Administrative arrangements for the prize also evolved. The longlist was made public for the first time in 2001. Prizes were introduced for shortlisted writers following the Man Group sponsorship. Quotas for publishers were adjusted to reflect past performance while maintaining the principle that any publisher could submit.
There have been a number of one off prizes, most notably for the Booker of Bookers in 1993 to mark the 25th anniversary of the prize, and the Best of Booker in 2008 for the 40th anniversary; both were won by Salman Rushdie’s Midnight’s Children. Related activities have included encouragement for the Caine Prize for African Writing, for short fiction, and the International Prize for Arabic Fiction, both of which have been successful. Educational initiatives have also been supported including a fiction reading programme at selected UK Universities and the promotion of literary and literacy activities in prisons.
In recent years, social media has helped the prize reach a new, younger, international audience. The Man Booker is now enjoyed across various social platforms through livestreamed footage, podcasts, and video. Bookshop sales thrive and libraries and reading groups regularly engage with the prize.
Hitting the headlines
The Booker Prize and the Man Booker Prize have thrived on controversy, argument and discussion; it is an oxygen which fuels publicity and interest in books, and encourages book buying and readership. From the earliest days judges had problems. Malcolm Muggeridge resigned on account of the indecency of the entries. Later Julia Neuberger withdrew her support for a winner, How Late It Was How Late by James Kelman, following a chaotic meeting presided over by Professor John Bayley.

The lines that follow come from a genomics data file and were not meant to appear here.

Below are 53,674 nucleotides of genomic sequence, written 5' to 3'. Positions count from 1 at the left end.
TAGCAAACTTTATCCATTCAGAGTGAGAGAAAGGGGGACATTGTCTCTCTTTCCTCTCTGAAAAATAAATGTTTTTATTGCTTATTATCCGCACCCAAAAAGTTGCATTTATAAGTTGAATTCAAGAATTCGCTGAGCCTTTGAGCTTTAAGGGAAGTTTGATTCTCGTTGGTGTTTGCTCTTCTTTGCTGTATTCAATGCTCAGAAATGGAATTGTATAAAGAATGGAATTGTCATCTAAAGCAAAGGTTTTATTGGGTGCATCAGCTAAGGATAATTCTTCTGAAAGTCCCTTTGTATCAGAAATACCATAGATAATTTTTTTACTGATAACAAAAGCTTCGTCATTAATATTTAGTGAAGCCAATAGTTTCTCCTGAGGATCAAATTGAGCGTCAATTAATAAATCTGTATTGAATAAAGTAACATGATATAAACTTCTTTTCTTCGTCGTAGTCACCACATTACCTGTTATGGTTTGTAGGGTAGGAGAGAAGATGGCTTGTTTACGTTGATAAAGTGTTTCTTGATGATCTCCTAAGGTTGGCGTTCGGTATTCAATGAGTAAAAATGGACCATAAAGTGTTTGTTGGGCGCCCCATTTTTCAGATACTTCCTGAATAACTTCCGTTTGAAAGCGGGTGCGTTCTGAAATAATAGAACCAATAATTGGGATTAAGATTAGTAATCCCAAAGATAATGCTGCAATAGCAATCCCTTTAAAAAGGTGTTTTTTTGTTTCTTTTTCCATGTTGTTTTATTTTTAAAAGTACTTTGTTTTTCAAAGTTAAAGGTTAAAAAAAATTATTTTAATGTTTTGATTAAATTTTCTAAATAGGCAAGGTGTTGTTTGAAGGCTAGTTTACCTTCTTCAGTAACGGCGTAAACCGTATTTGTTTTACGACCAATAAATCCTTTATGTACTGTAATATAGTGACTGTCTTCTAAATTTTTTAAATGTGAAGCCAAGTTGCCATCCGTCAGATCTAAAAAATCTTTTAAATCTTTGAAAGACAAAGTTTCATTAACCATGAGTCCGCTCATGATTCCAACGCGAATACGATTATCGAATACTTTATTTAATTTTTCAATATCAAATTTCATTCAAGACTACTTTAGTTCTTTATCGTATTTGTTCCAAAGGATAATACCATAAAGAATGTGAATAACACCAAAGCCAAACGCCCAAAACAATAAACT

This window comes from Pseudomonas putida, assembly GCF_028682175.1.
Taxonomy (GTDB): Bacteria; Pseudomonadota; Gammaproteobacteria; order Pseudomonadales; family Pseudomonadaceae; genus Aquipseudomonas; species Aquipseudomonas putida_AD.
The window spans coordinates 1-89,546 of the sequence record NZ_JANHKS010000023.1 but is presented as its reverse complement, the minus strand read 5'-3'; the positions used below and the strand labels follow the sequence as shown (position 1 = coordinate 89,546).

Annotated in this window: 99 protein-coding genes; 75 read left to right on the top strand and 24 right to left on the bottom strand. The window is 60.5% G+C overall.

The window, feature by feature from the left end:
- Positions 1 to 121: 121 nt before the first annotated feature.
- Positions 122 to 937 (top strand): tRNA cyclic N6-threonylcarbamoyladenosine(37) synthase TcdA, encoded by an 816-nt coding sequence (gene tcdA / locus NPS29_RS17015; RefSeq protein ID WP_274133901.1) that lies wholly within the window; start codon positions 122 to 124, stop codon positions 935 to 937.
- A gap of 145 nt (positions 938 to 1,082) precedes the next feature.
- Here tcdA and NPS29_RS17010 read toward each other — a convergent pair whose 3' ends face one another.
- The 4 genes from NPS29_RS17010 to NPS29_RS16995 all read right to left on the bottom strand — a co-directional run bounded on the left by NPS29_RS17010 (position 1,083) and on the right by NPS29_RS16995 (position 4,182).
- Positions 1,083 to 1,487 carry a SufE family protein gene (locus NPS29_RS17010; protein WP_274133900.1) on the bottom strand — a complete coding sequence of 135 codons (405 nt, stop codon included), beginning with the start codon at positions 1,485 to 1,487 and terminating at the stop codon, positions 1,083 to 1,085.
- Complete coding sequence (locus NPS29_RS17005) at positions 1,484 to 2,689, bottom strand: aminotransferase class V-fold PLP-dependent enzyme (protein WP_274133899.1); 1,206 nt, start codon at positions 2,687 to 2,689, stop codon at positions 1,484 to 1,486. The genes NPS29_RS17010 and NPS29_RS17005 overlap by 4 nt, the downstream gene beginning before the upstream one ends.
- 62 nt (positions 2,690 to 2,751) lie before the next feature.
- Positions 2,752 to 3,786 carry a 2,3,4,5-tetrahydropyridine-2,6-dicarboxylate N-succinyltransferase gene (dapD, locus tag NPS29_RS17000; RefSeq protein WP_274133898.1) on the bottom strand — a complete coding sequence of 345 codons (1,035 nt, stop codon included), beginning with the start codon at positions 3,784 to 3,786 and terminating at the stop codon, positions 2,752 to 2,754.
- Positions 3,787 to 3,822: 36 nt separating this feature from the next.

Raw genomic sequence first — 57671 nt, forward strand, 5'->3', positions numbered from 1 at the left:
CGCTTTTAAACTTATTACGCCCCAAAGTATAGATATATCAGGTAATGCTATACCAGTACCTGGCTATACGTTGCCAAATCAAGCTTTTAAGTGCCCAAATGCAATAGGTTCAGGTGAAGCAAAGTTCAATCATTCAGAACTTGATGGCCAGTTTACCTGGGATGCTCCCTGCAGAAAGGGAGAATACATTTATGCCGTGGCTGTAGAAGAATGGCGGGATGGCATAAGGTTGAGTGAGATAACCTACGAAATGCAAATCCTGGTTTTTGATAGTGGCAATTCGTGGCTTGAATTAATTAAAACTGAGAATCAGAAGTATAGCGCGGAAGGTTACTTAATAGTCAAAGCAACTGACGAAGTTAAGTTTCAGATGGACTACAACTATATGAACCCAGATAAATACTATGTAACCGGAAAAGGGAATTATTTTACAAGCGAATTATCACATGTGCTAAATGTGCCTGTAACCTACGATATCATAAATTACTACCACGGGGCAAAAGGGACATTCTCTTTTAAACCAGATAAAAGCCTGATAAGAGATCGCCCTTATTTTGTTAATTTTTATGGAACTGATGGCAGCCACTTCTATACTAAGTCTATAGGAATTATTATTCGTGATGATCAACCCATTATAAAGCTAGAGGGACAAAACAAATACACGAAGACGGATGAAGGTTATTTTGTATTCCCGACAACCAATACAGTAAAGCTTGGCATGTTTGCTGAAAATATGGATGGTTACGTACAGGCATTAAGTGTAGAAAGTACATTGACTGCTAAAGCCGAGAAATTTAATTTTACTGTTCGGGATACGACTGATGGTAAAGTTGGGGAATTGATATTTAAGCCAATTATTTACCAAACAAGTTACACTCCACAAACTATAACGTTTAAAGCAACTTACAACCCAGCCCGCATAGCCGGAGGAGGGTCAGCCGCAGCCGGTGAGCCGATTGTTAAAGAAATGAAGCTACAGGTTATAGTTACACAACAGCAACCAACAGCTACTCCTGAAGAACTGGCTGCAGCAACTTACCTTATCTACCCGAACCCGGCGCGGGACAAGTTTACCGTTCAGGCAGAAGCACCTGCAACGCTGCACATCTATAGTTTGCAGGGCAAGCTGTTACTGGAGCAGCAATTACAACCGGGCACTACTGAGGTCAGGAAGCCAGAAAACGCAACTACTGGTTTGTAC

And the writers had problems. Anthony Burgess refused to attend the awards dinner in 1980 unless it was guaranteed he was the winner; in the event William Golding won with Rites of Passage, while Burgess sulked in his hotel room. John Berger gave half his prize money for his winning novel G to the Black Panther Movement in protest at Booker’s involvement in the West Indian Sugar Industry.
Important questions were raised. Could the prize be awarded to two winners? This happened in 1974 and again in 1992, after which there was a clear rule change that determined only one book could win. How short could a novel be without becoming a short story? Was a novel based closely on real events still a novel? This was confirmed with the award to Schindler’s List by Thomas Keneally in 1982.
There was a period when Booker was concerned by a number of leaks to gossip columnists revealing dramatic arguments amongst judges. The source was eventually traced to the administrator of the prize Martyn Goff who had a hotline to the Evening Standard’s Londoner’s Diary. More recently some judges have suggested that ‘readability’ should be a requirement for shortlisting. Currently an argument continues as to whether the prize will be dominated by US writers to the detriment of Commonwealth authors. So far this has not happened.
The prize has been notably fortunate with its well-chosen administrators/literary directors: Martyn Goff, a strong formative influence, an éminence grise with flamboyant, unforgettable ties; Ion Trewin, wise and avuncular, sadly he died too early; and now Gaby Wood, sassy and savvy, supported by the incredibly well-read Fiammetta Rocco for the Man Booker International Prize. In the background has been the abiding presence of Eve Smith, the secretary of the Booker Prize Foundation, and Dotti Irving of Four Colman Getty, along with the many trustees, advisors and very importantly, the Man Group, who have contributed so much to the success of the prizes.
Jonathan Taylor CBE, President of the Booker Prize Foundation